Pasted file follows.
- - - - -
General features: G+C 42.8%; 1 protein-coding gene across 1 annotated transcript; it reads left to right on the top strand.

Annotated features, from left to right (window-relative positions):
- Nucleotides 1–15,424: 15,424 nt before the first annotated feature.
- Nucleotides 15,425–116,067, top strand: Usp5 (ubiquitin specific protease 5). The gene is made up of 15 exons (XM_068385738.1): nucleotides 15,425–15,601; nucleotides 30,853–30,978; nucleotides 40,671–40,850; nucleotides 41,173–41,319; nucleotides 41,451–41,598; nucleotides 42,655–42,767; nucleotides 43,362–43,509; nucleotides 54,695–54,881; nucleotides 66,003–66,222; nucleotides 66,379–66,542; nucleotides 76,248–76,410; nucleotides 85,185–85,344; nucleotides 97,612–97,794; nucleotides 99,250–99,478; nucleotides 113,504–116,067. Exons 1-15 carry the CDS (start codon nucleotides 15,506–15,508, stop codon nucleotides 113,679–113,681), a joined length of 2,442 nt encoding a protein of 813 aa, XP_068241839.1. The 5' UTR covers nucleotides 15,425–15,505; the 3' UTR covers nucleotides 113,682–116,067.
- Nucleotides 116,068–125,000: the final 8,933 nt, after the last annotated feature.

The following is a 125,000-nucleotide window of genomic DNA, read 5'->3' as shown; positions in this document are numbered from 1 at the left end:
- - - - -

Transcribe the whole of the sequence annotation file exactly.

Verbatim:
General features: G+C 42.8%; 1 protein-coding gene across 1 annotated transcript; it reads left to right on the top strand.

Annotated features, from left to right (window-relative positions):
- Nucleotides 1–15,424: 15,424 nt before the first annotated feature.
- Nucleotides 15,425–116,067, top strand: Usp5 (ubiquitin specific protease 5). The gene is made up of 15 exons (XM_068385738.1): nucleotides 15,425–15,601; nucleotides 30,853–30,978; nucleotides 40,671–40,850; nucleotides 41,173–41,319; nucleotides 41,451–41,598; nucleotides 42,655–42,767; nucleotides 43,362–43,509; nucleotides 54,695–54,881; nucleotides 66,003–66,222; nucleotides 66,379–66,542; nucleotides 76,248–76,410; nucleotides 85,185–85,344; nucleotides 97,612–97,794; nucleotides 99,250–99,478; nucleotides 113,504–116,067. Exons 1-15 carry the CDS (start codon nucleotides 15,506–15,508, stop codon nucleotides 113,679–113,681), a joined length of 2,442 nt encoding a protein of 813 aa, XP_068241839.1. The 5' UTR covers nucleotides 15,425–15,505; the 3' UTR covers nucleotides 113,682–116,067.
- Nucleotides 116,068–125,000: the final 8,933 nt, after the last annotated feature.

The following is a 125,000-nucleotide window of genomic DNA, read 5'->3' as shown; positions in this document are numbered from 1 at the left end: